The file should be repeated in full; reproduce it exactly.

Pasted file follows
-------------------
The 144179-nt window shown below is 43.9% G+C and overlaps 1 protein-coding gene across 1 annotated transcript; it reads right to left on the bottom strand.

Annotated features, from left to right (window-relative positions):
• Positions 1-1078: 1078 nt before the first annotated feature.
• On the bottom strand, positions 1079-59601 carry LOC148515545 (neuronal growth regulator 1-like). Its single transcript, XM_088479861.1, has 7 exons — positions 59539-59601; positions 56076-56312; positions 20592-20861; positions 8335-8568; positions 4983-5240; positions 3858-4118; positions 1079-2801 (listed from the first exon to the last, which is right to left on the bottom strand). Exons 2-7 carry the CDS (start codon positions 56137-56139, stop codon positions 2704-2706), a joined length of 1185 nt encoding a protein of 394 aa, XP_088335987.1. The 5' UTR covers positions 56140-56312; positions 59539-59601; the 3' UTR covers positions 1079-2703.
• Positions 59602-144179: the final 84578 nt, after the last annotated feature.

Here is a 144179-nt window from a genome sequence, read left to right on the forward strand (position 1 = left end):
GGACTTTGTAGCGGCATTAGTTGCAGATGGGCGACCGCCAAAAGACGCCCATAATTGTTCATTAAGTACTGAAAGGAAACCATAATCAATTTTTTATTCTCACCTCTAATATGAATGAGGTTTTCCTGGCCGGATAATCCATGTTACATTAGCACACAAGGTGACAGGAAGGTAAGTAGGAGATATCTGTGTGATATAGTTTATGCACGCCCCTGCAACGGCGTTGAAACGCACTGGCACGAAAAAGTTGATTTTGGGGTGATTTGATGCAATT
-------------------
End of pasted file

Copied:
The 144179-nt window shown below is 43.9% G+C and overlaps 1 protein-coding gene across 1 annotated transcript; it reads right to left on the bottom strand.

Annotated features, from left to right (window-relative positions):
• Positions 1-1078: 1078 nt before the first annotated feature.
• On the bottom strand, positions 1079-59601 carry LOC148515545 (neuronal growth regulator 1-like). Its single transcript, XM_088479861.1, has 7 exons — positions 59539-59601; positions 56076-56312; positions 20592-20861; positions 8335-8568; positions 4983-5240; positions 3858-4118; positions 1079-2801 (listed from the first exon to the last, which is right to left on the bottom strand). Exons 2-7 carry the CDS (start codon positions 56137-56139, stop codon positions 2704-2706), a joined length of 1185 nt encoding a protein of 394 aa, XP_088335987.1. The 5' UTR covers positions 56140-56312; positions 59539-59601; the 3' UTR covers positions 1079-2703.
• Positions 59602-144179: the final 84578 nt, after the last annotated feature.

Here is a 144179-nt window from a genome sequence, read left to right on the forward strand (position 1 = left end):
GGACTTTGTAGCGGCATTAGTTGCAGATGGGCGACCGCCAAAAGACGCCCATAATTGTTCATTAAGTACTGAAAGGAAACCATAATCAATTTTTTATTCTCACCTCTAATATGAATGAGGTTTTCCTGGCCGGATAATCCATGTTACATTAGCACACAAGGTGACAGGAAGGTAAGTAGGAGATATCTGTGTGATATAGTTTATGCACGCCCCTGCAACGGCGTTGAAACGCACTGGCACGAAAAAGTTGATTTTGGGGTGATTTGATGCAATT